Prevention of foot ulcers and amputations by various methods, including education, proper footwear, and appropriate foot care has been shown to be cost-effective or even cost-saving in people at risk. A lot can be achieved by implementing interventions such as a nationwide risk screening using very simple and easy to use tools and guidelines. Those who are at risk and implementing simple structures of basic foot care, which is relatively low cost, would have significant impacts. This is a big part of D-Foot International operational goals: “Using a little to save a lot”.
Key messages for people with diabetes
If you have numb feet, you might not feel when you have a problem. This does not mean that it is not serious.
You may be at risk of developing problems with your feet. Make sure that your feet are checked regularly.
Make sure that your diabetes team shows you how to look after your feet and provides you with advice about what shoes to wear.
Key messages for healthcare professionals
The most significant cause of foot ulceration is undetected injury stemming from the loss of sensation or foot deformity, with a delay to healing resulting from poor blood supply.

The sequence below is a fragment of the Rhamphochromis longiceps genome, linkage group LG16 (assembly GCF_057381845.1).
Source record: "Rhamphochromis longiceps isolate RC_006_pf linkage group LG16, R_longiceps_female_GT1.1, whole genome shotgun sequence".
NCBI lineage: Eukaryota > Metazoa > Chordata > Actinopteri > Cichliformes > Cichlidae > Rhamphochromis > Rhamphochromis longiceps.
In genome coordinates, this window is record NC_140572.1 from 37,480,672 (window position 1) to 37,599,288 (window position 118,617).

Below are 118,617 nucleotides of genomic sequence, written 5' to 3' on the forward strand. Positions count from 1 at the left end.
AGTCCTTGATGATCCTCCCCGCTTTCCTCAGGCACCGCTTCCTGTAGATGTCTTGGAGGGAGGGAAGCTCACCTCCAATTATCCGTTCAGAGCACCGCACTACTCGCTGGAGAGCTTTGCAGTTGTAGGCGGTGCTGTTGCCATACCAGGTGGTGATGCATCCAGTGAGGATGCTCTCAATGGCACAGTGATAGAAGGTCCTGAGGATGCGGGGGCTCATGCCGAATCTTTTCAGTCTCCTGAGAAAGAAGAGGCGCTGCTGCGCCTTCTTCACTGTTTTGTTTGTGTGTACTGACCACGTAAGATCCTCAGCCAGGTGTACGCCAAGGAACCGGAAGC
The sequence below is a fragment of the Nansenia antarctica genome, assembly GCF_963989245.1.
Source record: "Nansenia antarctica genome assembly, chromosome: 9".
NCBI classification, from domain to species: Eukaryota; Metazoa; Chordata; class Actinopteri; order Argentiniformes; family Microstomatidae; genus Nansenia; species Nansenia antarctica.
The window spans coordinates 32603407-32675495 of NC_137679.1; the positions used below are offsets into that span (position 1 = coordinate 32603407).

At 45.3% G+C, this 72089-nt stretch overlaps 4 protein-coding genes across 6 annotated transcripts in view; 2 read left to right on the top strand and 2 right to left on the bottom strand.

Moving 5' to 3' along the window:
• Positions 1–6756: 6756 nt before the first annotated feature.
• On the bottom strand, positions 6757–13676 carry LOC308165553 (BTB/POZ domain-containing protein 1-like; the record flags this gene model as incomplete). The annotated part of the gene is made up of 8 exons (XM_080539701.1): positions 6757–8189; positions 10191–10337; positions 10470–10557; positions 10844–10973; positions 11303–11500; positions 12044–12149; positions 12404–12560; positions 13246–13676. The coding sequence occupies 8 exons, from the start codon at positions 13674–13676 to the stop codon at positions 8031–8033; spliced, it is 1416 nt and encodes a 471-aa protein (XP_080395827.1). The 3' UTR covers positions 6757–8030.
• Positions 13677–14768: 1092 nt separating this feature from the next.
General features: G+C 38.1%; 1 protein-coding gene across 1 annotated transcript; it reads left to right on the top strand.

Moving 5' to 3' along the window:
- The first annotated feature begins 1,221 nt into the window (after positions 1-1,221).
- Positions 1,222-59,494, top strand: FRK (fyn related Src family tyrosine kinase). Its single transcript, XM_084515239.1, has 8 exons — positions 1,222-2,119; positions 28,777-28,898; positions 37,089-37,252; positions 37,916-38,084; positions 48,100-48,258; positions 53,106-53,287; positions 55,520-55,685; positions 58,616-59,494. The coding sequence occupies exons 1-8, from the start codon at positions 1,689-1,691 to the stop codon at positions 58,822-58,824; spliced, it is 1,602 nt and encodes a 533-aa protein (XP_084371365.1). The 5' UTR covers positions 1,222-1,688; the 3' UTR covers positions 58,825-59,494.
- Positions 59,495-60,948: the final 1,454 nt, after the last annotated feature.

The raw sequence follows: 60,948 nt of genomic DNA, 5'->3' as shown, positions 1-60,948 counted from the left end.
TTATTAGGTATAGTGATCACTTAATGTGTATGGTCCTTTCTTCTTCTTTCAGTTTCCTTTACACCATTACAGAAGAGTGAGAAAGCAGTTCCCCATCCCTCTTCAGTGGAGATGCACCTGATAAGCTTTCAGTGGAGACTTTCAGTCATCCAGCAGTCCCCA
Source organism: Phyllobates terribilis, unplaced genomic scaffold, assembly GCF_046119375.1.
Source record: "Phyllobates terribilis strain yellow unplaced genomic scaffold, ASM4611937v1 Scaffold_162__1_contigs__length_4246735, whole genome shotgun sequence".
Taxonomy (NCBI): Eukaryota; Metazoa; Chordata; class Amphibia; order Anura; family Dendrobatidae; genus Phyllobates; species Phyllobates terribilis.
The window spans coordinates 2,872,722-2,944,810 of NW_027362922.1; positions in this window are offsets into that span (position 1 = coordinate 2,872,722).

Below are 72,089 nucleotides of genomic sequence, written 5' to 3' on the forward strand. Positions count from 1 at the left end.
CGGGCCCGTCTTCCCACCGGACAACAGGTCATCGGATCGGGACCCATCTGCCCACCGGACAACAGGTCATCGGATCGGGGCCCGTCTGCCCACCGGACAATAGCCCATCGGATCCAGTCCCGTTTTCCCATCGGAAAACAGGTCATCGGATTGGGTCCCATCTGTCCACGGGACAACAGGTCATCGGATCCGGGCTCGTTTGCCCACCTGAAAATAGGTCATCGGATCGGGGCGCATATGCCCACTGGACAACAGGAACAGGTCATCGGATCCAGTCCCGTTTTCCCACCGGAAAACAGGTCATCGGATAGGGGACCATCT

If you think you have a foot problem, seek help, “DO NOT DELAY”. Treat a foot problem like having a heart attack “FOOT ATTACK” get help quickly. No time to lose is crucial. We need a “FOOT ATTACK” concept.
Key messages for healthcare decision-makers
Many ulcers are caused by poor or ill-fitting footwear. Adequate shoes should be provided for people with diabetes whose feet are deemed to be “At Risk”.
The people at highest risk of ulcers/amputation are those with nerve damage (neuropathy) or poor blood supply (ischaemia), especially those who have not been given or understood foot care and footwear advice. D-Foot International is trying to help change this with the Global Cooperation on Assistive Technology (GATE)a project of WHO.
There are many different causes of foot problems: healthcare professionals from different specialities need to be involved. A podiatrist (a specialist in feet) is acknowledged as the key member of a diabetic foot care team. Sadly, their profession is not world widely available. D-Foot International is trying to help change this with one of our collaborative partners the International Federation of Podiatrists (FIP-IPF).